Tuesday, February 11 2020
The big gold rushes of the 19th century have long since ended, but in most cases you can still prospect for the precious metal in these same historic areas. If you’re interested in giving recreational gold mining a try but not sure where to go, below are some key locations where you can still find the yellow metal by gold panning or metal detecting. Since gold was found in these areas, likely the old-timers didn’t get it all— so you may get lucky and strike it rich (or at least catch gold fever)! Rules and regulations differ from state to state, so always be aware of the local laws. And if you want to metal detect on private land, you’ll need permission from the landowner.
Below is a very short list that offers a few ideas only. Beginners should search the internet or join a local gold prospecting organization for more information.
Crow Creek, Alaska. If you are heading to the 49th state and want to look for more than just incredible scenery and wildlife, you might want to try your hand at panning for gold in Crow Creek. The first claims of gold are said to have been made in 1897 near the mouth of the stream. The discovery of gold near the Chena River in Fairbanks set off the Fairbanks Gold Rush of the early 1900s and gold is still found in relatively impressive quantities in Alaska's ice-cold waterways. Recreational panning is also allowed at the narrower Pedro Creek to the north of Fairbanks. If a trip is not in your immediate plans, you can still have gold-rich paydirt sent directly to your home where you can pan in a tub in your kitchen sink!
American River, California. The California Gold Rush began in 1848 when gold was discovered at Sutter's Mill on the banks of the American River in Coloma. The surrounding area is still rich in gold deposits, and recreational panning is permitted these days at the south fork of the river in Coloma and at two forks in the Auburn State Recreational Area. The Cosumnes River that flows through California's Eldorado National Forest is also known for its golden deposits, and several campgrounds are nearby. There are many places to hunt for gold in California. Just read up on its rich gold mining history for more ideas on where to go.
Clear Creek, Colorado. A gold-hunter's paradise, this river in Colorado is hands-down the best place in the state for recreational prospecting. Panning and sluicing for gold is permitted on the river bed at Arapahoe Bar in west Denver, and digging is allowed on the north side of the river there. There's also a large stretch of river about 10 miles upstream from Arapahoe Bar at Clear Creek Canyon where gold panning and sluicing are permitted. You may even have better luck here since the location is up-river.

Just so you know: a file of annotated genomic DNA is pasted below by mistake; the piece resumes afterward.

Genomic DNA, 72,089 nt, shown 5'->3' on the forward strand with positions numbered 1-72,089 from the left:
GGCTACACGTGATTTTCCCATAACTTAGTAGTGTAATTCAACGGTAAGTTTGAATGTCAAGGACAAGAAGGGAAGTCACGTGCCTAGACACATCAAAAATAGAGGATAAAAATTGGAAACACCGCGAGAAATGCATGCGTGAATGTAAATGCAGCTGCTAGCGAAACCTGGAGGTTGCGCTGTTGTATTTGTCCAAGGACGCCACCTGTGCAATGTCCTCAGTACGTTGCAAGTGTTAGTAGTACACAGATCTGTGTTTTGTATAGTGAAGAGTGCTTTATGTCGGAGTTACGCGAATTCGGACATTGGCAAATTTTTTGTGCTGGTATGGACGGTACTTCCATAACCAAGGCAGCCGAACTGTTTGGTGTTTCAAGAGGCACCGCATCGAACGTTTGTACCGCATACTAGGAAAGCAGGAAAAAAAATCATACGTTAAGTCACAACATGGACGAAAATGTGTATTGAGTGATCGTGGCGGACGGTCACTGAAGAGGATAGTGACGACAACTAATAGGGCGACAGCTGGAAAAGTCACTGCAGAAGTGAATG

Snake River, Idaho. Gold has been found throughout most of the 800-mile length of the Snake River from the headwaters near Yellowstone National Park to Lewiston, Idaho. In 1860 the Idaho Gold Rush began. It started with a gold discovery in Pierce, particularly at the juncture where Orofino Creek meets Canal Creek. The most popular gold- producing district in Idaho is Boise Basin County, which was discovered only two years after the Pierce event took place. It has also been reported that gold was discovered in Pend d'Oreille River in 1852.
Rye Patch, Nevada. Northern Nevada is home to the state's best known placer field for nugget shooting with a metal detector— the Majuba or Rye Patch placer district. The area is located west of the Rye Patch Reservoir, about 45 miles north of Lovelock. Despite intensive prospecting in this region beginning in the 1860's, this placer field was not discovered until 1938 by a local man who worked the area by drywashing for several years through the early 1940's, producing over 600 ounces of placer gold. Sporadic prospecting work has continued ever since.
Little Meadow Creek, North Carolina. Little Meadow Creek at Reed Gold Mine, is the site of the first discovery of gold in the United States. In 1799, Conrad Reed was walking along Little Meadow Creek when he noticed a shiny, gold substance in the water. It turned out to be a 17 pound gold nugget! Since then, deposits were mined in both the Piedmont and Mountain regions, most of the early production was in the central Piedmont, particularly in the Carolina slate belt and in Mecklenburg County.
Black Hills Forest, South Dakota. In 1876 the gold rush swept across the Black Hills of South Dakota after gold deposits were found in Deadwood Creek, and folks have been panning for gold ever since. Strawberry and Elk creeks all have placer gold, as well as Yellow, Squaw and Annie creeks. Generally, most of the National Forests are open to recreational mineral and rock collecting, gold panning and prospecting using a metal detector. But always check local regulations because some wilderness areas are closed to treasure hunting of any kind.
Keep in mind that even if there has been no major “rush,” major amounts of gold have been found in many other states, too, including Georgia, Michigan, Montana, New Mexico, Oregon, South Carolina, Tennessee, Texas, Utah, Virginia, Washington, Wisconsin, and Wyoming. Good luck!
More articles on gold mining history found here.